The Dip — Seth Godin [Book 2/52]

Samia Haimoura
Jan 24 · 3 min read

Genre: Strategy/Business

Okay. The Dip. I picked this book because of a personal issue with quitting. I used to believe that it is shameful to quit, and used to fall into the mainstream mantra of pushing through even when it hurts, even when it gets too difficult, because that’s what sets apart the winners from the losers… Until I do throw the ball at times, and it makes me feel like a total failure, unable to live with myself and feeling painfully guilty for what seems like an indefinite time.

This book argues for the opposite. As a matter of fact, most winners quit, and often so. But they quit smartly. It’s when they quit the stuff they don’t really care about or the stuff they realize they can never be the best at, even though they put in all the effort and resources available to them. In my case, I was in the wrong environment, and my efforts were just a waste of time and energy I could deploy elsewhere.

Seth classifies virtually all difficult situations into either one of the following: The Dip, the Cliff and the Cul-de-Sac (dead-end in French).
The Dip — A temporary difficult situation, but once you break out of it after persevering, you become the best (of the very few) at the top of your field. This stage assumes that you chose your topic carefully and are passionate about it.
The Cliff — A promising start the ends with a disastrous end (when you just get excited about something but don’t really care this much).
The Cul-de-Sac — A long journey that eventually leads nowhere.

In short, you should quit the cliff and the cul-de-sac, avoid coping (which is a mechanism people use to avoid the short-term pain associated with quitting) but carry on when you are dipping. The trick is to recognize the short term pain and amplify the long term benefits. Most people get stuck with the present pain.
The whole point is to recognize in which situation you are, and to quit beforehand, to plan your quitting as opposed to quitting emotionally under frustration.

Some cons: This book is very repetitive, so there is a lot of common sense that repeats throughout. If I had to rewrite the book, I’ll probably keep it short and get the message out of the way in 5–10 pages.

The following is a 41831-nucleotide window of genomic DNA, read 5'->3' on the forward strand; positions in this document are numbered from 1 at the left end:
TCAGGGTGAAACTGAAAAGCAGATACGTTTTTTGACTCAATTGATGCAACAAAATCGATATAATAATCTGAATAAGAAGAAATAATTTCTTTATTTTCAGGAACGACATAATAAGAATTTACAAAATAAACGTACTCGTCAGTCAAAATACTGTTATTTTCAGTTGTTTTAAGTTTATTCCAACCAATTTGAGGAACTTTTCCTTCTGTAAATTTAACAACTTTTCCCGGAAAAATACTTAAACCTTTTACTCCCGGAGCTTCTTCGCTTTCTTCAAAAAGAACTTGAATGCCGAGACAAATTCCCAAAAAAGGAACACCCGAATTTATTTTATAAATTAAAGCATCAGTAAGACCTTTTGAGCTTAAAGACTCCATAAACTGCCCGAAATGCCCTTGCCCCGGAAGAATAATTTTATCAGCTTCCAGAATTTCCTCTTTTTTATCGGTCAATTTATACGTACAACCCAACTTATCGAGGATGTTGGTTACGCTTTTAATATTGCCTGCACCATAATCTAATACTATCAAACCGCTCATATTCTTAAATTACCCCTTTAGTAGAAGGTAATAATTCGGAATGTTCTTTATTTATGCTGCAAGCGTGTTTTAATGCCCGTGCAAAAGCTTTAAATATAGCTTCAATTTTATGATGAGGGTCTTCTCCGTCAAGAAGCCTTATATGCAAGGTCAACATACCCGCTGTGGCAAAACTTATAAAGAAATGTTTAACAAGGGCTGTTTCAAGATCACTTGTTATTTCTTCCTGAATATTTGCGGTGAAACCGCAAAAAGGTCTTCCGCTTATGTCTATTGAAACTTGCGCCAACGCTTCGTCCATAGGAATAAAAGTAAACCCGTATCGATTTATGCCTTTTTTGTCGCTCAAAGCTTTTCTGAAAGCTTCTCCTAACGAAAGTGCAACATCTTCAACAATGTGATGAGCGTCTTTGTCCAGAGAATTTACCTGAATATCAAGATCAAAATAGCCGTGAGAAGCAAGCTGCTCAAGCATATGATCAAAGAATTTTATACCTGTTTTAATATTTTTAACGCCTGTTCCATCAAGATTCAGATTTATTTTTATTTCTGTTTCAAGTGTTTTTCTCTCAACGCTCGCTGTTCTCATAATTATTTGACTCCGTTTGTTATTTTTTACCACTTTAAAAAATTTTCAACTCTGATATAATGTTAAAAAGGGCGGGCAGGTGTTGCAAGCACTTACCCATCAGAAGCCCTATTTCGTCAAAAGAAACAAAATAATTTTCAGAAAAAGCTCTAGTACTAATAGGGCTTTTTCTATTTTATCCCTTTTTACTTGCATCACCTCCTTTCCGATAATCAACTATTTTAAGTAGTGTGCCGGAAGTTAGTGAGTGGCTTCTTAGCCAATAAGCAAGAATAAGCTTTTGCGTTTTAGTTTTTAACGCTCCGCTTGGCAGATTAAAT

I’m also not sure I completely agree with the argument that unless you become the best in your field, you should just plainly quit. Some people draw pleasure, entertainment or self esteem from doing certain things, and they don’t necessarily need to be the best in their field. Suppose I play chess, and want to get better at what I do by putting the hours and work into perfecting my game tactics, this doesn’t mean I have to beat Gary Gasparov at his game. This might just signal a genuine passion for the game itself. Just plain fun.
Additionally, I would also argue that advising people to not engage and explore new things is definitely not sound advice, depending on the stage of life of your audience. Especially at a younger age (and some-including myself- might even argue at a later one), people are in a state of exploration rather than exploitation. They don’t know what they like. They don’t know what they don’t know. Hence they can never know if they don’t even try. And if they don’t try, they’ll never know if they can even be the best or not.

Some pros: All common sense in my opinion. But I’d give Seth a thumbs up for being able to convey his points in simple terms and some entertaining illustrations.


This article is part of my 52 Books in 2020 Challenge. If you found this useful and would like to stay up-to-date with what I’m reading this year, don’t hesitate to follow my channel.

Samia Haimoura

Written by

Tech Entrepreneur @SEON, Data Science/AI Consultant, Duke University - Fuqua grad ‘19. Blogging @ gradientdissent.org.

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